Last night, the Seattle Marathon Twitter chat (#RunSeattleChat) was about picking up speed to avoid the 90 Bridge Bus. That, by the way, is my goal for both the RnR and the Seattle Marathon: don’t get picked up before crossing the bridge. One of the questions was about speed work; now this is my favorite topic, basically because its the only time I really enjoy running. So with inspiration pushing me ahead, I figured I’d share some of my favorite speed sessions. (What, I’m starting a blog series!?!?)

All of the speed drills I use are pretty basic, so can be used by slow runners or fast, new or experienced. They were added to my training plan to give me the most bang for my buck. They often leave me exhausted, but feeling strong. First up is one I added to my repertoire last year: the Pyramid.

This Pyramid was added to my training by my coach last year and quickly became my favorite outdoor speed training workouts. There are plenty of pyramid drills, which basically just means you build up to something and then move back down.


A quick photo break while running at Saratoga Springs at WDW

This one I like because it’s short and can be done anywhere, not just on a track or with a measured distance, including Disneyworld (my favorite spot was the path between Hollywood Studios and the Boardwalk, although I also ran this on the lake loop within Saratoga Springs). Although if you are on a track or using the same trail each session, it will be easier to judge your improvement each time you do this. Chose a relatively flat area, so you are focusing on the drill and not adding effort with hills.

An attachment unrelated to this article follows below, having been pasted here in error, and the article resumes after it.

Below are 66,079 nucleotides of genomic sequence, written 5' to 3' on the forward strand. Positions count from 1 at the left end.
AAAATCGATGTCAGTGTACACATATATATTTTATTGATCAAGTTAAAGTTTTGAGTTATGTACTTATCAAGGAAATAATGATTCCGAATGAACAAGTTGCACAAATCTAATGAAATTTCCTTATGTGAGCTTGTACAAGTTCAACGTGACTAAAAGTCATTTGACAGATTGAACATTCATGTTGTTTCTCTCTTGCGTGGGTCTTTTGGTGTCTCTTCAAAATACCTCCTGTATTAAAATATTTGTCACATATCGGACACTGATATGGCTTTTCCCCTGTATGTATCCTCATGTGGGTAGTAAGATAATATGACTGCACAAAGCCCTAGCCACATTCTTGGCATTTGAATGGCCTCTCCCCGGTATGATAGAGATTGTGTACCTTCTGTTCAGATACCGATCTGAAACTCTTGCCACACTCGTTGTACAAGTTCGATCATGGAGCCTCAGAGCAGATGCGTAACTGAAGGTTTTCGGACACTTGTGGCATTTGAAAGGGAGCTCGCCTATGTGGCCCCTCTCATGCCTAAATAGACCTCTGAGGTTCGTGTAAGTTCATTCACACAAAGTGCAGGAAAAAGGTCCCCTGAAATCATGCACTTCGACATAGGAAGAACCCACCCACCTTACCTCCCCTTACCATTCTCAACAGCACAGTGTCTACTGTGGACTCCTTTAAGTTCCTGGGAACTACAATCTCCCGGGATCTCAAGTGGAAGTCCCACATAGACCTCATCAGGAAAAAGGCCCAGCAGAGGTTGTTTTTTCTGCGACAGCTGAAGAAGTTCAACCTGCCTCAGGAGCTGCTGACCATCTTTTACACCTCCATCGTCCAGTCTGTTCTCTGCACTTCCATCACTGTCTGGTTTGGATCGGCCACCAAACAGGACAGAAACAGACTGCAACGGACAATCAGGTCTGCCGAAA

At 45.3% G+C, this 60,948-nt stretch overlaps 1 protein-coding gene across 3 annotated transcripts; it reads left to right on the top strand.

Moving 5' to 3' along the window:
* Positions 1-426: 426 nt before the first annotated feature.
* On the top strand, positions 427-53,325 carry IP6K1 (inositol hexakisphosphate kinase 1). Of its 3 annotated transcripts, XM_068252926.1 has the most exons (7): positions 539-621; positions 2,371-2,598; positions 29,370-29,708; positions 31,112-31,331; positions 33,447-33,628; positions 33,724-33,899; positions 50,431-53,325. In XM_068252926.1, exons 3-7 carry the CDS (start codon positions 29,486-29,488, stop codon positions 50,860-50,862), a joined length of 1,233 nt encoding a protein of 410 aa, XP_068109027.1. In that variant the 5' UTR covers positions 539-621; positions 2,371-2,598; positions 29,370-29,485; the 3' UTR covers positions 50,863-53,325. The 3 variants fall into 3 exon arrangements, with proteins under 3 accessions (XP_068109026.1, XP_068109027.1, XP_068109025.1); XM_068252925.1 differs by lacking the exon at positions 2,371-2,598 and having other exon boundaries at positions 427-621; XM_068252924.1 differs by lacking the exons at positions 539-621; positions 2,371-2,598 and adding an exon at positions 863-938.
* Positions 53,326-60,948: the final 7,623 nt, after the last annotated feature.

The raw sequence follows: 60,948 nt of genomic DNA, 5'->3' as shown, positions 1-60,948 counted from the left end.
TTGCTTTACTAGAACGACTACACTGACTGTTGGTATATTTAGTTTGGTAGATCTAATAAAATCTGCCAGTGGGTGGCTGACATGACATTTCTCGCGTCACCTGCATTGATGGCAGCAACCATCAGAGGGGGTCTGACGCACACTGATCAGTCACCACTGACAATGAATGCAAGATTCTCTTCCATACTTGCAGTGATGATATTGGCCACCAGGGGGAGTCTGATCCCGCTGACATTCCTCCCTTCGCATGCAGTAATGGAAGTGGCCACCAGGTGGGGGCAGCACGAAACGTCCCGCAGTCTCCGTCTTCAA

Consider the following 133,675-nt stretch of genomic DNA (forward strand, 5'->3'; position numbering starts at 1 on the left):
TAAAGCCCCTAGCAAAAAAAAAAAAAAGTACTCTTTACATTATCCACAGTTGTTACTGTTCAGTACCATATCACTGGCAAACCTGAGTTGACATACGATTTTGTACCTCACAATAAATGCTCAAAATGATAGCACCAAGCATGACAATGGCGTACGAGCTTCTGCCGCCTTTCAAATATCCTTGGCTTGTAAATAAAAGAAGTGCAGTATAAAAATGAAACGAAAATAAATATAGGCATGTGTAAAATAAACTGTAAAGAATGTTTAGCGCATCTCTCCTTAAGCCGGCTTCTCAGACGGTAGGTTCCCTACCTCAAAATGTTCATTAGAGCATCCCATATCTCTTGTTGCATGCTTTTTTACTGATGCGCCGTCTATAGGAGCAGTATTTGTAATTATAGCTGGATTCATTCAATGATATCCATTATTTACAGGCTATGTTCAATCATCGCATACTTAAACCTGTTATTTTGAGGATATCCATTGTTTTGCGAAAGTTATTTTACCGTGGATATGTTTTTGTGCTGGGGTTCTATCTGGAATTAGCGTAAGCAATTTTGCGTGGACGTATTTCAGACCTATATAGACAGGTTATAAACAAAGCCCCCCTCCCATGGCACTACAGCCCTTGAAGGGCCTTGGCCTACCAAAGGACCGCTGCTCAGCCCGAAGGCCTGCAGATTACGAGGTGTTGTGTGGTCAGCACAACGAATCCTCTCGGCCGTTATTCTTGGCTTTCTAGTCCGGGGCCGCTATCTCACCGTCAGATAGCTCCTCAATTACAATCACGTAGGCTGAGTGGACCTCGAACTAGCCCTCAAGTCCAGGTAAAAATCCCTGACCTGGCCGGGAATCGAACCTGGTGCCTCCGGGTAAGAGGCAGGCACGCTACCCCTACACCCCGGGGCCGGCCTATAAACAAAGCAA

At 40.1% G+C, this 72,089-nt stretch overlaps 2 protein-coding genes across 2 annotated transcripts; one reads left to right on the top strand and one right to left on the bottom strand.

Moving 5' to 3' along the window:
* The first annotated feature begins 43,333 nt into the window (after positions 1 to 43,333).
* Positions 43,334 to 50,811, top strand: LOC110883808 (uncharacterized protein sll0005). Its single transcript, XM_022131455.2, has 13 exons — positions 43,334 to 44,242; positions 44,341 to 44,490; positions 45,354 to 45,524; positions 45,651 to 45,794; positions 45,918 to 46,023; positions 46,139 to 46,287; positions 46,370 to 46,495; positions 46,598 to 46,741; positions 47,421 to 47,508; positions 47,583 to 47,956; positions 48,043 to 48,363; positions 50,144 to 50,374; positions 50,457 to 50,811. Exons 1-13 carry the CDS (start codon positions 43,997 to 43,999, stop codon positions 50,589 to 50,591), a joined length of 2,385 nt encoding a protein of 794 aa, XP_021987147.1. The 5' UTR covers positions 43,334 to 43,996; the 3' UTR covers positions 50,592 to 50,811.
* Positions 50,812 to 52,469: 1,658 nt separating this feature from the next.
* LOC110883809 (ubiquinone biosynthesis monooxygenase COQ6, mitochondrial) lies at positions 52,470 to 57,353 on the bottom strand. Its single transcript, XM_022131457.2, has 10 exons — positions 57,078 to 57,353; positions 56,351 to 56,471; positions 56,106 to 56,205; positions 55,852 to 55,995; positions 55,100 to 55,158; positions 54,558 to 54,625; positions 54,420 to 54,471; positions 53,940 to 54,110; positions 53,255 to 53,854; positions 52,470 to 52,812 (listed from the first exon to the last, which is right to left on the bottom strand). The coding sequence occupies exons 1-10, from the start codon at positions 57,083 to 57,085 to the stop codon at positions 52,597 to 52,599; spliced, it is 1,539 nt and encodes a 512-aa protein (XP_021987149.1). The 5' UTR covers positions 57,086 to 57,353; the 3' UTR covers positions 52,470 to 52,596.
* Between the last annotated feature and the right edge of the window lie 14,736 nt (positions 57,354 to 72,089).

This is a straight speed drill, so it’s quick and fast, versus a speed endurance drill where intervals would generally be longer (as would the rest). The short low intensity period will not allow you to recover fully before you start your next sprint, so this very short workout is more effort then you might think.

First, I would do a warm up, which could be a run around the block or a mile lake, or even a three-mile slow jog to the track. Generally, you should do a good five-minute warm up and cool down.

Warm up
Sprint at 80% with equal rest intervals (low intensity, slow, walk if you feel that is your low intensity)

  • 10 second sprint, 10 second low intensity
  • 20 second sprint, 20 second low intensity
  • 30 second sprint, 30 second low intensity
  • 45 second sprint, 45 second low intensity
  • 30 second sprint, 30 second low intensity
  • 20 second sprint, 20 second low intensity
  • 10 second sprint, 10 second low intensity

Cool Down of  3-5 minutes

Further into my training, I added a 60 second interval (which meant a second 45 second interval on the way back down) if I was feeling up to it. Not  because I needed to in order to make this workout harder, but because it was fun. Because you are using high intensity effort each time, this should not necessarily get easier over time. You should be going further in the same amount of time, each and every time you do this but generally using the same effort. You can easily track how your speed is improving.

My marathon training plan last year had speed work on just one day of the year, as I was more focused on long back to backs to prepare for Dopey. This year I have two days of speed work in my plan as I focus on getting faster to drink more wine on the course in France. The Pyramid is on my training plan one day a week about every third week. However, I use this as a my go to when traveling when I need a quick outdoor workout, so it pops up quite a bit.

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